An outbreak of COVID-19 among U.S. service personnel on Okinawa may help anti-base protesters stop construction of the replacement facility at Henoko.
America’s top ally in East Asia is bulking up its military, picking fights with its neighbors, and showing a blithe disregard for democracy.
The root of the sexual assault crisis plaguing the military lies in militarism itself.
With Japanese militarism on the rise, Okinawan leaders bring an angry appeal for peace to Tokyo.
With the pace of Osprey operations increasing, so too is the catastrophic disparity between the U.S. military and the people of Okinawa.
A recently discovered U.S. army report puts lie to the Pentagon’s denials that it exposed soldiers and civilians to Agent Orange on Okinawa.
The Obama administration’s military “pivot” to the Asia-Pacific region is opening up a new Cold War and trampling over the region’s peoples.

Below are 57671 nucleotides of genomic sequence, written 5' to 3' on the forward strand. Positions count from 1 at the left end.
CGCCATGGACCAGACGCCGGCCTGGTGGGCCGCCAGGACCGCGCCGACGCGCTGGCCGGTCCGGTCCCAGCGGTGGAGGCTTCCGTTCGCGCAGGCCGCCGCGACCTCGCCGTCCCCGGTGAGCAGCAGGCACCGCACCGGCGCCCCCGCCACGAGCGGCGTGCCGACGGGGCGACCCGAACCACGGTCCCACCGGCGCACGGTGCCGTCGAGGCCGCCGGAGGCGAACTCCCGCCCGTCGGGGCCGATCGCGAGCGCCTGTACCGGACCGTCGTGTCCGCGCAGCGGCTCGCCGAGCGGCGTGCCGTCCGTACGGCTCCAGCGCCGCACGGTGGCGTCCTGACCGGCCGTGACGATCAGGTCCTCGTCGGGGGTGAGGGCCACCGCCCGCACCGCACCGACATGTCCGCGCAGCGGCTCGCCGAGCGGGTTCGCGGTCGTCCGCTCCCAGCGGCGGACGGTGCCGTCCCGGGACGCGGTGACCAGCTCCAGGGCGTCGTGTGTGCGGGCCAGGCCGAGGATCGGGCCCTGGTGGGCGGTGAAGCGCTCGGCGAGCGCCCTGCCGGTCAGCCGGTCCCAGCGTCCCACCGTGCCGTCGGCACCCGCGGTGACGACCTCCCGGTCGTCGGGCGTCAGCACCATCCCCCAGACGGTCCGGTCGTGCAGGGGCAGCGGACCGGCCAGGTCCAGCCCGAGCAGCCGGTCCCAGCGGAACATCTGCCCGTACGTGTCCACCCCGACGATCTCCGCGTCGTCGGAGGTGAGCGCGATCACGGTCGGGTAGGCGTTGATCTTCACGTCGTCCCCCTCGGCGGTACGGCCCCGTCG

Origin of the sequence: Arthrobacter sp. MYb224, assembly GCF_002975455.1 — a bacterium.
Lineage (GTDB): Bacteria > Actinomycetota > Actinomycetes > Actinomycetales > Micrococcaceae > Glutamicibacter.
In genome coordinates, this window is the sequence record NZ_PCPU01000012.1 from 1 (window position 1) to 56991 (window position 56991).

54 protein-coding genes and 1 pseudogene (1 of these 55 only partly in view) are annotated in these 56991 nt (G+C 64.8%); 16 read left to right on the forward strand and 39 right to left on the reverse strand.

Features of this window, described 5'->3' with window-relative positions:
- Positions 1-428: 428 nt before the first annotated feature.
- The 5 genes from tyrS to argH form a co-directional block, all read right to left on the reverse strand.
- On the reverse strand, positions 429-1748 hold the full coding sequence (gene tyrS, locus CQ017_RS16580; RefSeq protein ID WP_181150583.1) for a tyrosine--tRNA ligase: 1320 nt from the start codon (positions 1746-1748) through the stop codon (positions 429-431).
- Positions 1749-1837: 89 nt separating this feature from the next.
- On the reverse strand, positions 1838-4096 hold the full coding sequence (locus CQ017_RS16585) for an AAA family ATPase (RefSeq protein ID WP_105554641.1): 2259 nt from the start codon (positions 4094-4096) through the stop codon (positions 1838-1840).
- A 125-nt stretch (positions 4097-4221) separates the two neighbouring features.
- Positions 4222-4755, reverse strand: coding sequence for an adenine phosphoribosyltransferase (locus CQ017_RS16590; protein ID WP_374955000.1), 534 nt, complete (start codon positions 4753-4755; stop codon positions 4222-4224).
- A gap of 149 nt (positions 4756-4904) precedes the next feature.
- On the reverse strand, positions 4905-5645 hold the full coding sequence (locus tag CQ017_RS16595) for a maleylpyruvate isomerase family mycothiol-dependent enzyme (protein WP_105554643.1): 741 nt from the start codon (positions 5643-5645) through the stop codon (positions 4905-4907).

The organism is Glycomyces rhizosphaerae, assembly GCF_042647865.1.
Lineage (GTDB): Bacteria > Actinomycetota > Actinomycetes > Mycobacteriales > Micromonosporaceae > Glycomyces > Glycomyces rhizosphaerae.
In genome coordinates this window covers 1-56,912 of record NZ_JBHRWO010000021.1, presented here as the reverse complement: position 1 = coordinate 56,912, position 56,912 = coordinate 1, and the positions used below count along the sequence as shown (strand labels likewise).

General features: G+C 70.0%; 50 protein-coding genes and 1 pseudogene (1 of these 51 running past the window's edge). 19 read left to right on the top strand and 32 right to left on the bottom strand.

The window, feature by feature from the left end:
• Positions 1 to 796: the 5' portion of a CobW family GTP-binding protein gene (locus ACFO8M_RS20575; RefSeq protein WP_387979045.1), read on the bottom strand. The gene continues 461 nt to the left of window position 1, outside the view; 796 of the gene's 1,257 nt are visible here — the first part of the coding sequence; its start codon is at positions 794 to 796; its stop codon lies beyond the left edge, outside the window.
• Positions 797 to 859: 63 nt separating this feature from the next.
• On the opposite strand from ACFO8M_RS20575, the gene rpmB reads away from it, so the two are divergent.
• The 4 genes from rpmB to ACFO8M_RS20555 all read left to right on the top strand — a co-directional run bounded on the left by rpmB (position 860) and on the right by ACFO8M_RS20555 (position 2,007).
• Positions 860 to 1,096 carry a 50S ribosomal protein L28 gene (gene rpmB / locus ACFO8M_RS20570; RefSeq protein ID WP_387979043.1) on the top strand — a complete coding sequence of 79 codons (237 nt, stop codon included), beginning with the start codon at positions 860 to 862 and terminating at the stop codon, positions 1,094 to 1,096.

The U.S. military footprint on Okinawa is shrinking, but the impasse over bases remains.
There is perhaps more common ground between Okinawans and Marines than either Washington or Tokyo imagines.
U.S. military bases in Okinawa have been the source of dramatic controversy in Japan and the US for decades. Many in Okinawa have criticized US bases for the dangers they pose, including military accidents, environmental and health damage, and crimes committed by US military personnel–most infamously, the 1995 rape of a 12-year-old girl. Join a delegation of Okinawan students, activists, and politicians to learn more about living with US bases and to engage in a constructive dialogue about US-Okinawan-Japanese relations.
A delegation of politicians, lawyers, activists and students from Okinawa, Japan, will travel to Washington, DC, from January 21 to January 27 to advocate for the closure of Marine Corps Air Station (MCAS) Futenma.
U.S. military bases are very costly to the people of the Asia-Pacific region and to people here in America as well.
Can Washington move from Pacific power to Pacific partner?
The Pentagon’s increasingly unconvincing denials that Agent Orange was stored on Okinawa prevents veterans from receiving the medical care that they desperately need.
Allegations of Agent Orange use are rekindling the anti-base movements in South Korea and Japan.